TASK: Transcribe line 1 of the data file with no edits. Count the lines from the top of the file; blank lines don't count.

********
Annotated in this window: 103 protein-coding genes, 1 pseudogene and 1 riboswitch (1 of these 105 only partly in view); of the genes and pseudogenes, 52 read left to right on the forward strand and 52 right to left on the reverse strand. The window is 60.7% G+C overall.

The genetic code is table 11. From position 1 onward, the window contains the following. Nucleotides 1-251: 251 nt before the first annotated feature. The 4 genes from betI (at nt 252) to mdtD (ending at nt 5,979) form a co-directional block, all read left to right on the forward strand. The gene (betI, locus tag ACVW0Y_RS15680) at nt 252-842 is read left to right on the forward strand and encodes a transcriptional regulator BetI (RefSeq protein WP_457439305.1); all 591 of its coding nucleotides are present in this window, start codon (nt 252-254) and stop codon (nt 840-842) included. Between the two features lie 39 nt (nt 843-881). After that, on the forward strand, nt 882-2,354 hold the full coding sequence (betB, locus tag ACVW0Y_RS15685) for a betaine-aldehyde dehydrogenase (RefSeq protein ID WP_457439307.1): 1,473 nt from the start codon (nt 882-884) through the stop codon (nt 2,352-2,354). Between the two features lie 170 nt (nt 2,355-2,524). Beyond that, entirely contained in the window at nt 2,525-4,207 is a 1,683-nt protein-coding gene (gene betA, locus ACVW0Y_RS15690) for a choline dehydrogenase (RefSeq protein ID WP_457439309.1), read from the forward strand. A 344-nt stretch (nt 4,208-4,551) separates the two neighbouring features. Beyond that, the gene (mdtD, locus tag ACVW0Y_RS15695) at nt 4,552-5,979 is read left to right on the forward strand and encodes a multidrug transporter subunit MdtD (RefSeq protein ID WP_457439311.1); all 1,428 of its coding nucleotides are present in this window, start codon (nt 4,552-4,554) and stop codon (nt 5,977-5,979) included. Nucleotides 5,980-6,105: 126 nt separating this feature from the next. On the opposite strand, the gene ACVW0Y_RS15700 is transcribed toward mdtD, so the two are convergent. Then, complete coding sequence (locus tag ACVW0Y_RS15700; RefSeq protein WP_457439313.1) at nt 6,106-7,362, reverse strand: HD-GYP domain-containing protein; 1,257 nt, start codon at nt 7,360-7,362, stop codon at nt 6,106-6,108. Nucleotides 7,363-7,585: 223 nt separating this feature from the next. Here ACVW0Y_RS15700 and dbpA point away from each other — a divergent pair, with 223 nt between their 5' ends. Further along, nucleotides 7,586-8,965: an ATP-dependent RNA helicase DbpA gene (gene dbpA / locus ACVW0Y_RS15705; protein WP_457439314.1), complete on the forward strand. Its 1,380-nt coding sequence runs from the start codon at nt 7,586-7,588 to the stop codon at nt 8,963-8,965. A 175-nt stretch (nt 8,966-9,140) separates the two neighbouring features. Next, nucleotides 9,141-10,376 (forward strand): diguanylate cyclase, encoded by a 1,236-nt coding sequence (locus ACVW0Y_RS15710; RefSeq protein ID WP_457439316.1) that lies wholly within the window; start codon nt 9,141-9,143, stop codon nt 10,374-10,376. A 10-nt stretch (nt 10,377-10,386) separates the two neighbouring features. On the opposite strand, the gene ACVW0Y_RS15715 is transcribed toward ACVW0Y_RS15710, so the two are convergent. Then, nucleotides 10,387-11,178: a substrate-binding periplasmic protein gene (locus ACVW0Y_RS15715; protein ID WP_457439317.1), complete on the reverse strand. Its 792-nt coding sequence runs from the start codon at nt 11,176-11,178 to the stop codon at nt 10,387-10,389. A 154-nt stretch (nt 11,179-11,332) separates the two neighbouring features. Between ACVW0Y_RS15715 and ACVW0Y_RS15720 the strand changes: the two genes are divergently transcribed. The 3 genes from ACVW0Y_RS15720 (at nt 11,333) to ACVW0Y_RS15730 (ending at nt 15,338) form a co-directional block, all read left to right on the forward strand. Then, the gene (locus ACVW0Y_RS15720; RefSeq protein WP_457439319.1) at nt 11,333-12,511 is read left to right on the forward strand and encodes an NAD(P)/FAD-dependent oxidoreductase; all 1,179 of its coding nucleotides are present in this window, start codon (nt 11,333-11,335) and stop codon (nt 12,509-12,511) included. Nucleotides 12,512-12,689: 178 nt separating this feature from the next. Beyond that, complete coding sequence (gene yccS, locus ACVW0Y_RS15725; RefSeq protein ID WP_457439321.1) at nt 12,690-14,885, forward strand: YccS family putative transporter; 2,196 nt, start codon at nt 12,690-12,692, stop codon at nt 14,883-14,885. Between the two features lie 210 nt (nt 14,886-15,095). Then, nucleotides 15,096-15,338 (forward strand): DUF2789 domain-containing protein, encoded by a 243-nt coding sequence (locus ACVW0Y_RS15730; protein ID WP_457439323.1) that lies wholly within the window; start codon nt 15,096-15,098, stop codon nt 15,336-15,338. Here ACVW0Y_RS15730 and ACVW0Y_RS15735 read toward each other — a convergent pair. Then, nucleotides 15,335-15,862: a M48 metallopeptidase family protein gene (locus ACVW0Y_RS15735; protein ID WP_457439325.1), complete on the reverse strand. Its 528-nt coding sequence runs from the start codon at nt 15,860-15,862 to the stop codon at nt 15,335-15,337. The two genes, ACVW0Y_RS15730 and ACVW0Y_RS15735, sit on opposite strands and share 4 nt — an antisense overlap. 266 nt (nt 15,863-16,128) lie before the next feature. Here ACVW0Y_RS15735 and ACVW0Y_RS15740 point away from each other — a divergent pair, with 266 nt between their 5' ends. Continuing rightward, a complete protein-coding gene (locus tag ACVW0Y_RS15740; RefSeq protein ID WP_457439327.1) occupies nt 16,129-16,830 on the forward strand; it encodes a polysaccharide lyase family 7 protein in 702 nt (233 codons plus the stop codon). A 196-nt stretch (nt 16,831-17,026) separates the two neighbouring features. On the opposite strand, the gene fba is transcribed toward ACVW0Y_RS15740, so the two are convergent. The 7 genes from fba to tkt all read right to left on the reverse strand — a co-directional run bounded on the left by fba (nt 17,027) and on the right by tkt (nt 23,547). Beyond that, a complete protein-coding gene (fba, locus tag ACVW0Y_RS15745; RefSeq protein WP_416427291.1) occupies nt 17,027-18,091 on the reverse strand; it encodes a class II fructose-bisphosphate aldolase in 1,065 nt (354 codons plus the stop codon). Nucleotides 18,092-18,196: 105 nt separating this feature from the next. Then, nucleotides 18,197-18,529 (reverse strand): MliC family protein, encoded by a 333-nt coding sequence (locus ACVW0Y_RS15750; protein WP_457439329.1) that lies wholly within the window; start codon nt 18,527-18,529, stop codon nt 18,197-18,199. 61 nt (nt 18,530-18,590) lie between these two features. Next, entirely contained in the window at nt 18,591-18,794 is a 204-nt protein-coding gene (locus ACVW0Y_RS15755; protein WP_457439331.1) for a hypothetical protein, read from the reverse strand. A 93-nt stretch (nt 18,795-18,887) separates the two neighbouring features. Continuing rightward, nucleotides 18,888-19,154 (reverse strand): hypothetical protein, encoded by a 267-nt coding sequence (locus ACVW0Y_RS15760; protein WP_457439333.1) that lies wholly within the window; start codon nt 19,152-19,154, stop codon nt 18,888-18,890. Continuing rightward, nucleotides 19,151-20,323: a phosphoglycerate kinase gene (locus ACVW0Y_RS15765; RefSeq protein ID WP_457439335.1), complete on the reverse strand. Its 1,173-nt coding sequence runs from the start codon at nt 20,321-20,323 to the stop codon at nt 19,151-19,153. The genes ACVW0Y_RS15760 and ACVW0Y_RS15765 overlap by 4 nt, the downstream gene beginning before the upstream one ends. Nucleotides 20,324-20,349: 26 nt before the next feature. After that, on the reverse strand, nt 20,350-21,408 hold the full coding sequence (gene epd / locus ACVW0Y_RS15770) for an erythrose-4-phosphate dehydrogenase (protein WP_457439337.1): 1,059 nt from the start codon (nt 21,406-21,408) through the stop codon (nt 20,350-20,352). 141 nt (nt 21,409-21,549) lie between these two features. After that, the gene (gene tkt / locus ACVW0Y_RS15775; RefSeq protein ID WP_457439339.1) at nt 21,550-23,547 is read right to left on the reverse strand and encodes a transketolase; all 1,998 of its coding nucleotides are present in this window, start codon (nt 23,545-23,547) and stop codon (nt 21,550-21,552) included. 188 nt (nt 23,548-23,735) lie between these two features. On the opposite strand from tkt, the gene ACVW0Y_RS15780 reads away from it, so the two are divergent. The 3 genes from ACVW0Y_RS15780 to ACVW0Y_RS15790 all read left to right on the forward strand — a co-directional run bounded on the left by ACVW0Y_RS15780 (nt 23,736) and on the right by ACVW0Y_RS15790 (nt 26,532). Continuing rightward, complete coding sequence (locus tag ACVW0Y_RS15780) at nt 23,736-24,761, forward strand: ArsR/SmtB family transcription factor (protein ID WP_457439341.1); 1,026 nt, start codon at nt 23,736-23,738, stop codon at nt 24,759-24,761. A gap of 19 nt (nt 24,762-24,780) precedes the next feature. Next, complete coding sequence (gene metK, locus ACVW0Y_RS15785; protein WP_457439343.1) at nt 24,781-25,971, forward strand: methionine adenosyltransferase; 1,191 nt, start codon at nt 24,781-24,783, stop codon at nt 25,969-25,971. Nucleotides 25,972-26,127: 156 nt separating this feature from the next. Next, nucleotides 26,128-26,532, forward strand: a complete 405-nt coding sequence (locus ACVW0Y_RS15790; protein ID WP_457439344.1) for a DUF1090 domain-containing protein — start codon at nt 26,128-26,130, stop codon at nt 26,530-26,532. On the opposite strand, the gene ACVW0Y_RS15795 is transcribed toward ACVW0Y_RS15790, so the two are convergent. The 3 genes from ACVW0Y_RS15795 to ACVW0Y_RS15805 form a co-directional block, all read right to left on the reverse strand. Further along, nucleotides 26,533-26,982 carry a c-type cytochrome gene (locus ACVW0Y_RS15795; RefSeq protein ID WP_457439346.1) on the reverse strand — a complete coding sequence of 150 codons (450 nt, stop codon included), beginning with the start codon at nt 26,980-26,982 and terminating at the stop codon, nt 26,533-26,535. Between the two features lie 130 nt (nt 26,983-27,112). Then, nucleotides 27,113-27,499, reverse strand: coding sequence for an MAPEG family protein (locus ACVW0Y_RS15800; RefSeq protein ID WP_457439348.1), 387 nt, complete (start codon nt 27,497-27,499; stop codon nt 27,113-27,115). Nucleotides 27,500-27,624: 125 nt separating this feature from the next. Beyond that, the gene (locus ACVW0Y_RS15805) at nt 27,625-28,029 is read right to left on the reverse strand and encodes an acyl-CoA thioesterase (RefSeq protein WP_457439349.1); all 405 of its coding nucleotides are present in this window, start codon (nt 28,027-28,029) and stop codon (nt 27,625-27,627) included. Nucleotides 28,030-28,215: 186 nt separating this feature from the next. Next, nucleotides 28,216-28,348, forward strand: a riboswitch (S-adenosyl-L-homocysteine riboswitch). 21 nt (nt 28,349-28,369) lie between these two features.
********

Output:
Annotated in this window: 103 protein-coding genes, 1 pseudogene and 1 riboswitch (1 of these 105 only partly in view); of the genes and pseudogenes, 52 read left to right on the forward strand and 52 right to left on the reverse strand. The window is 60.7% G+C overall.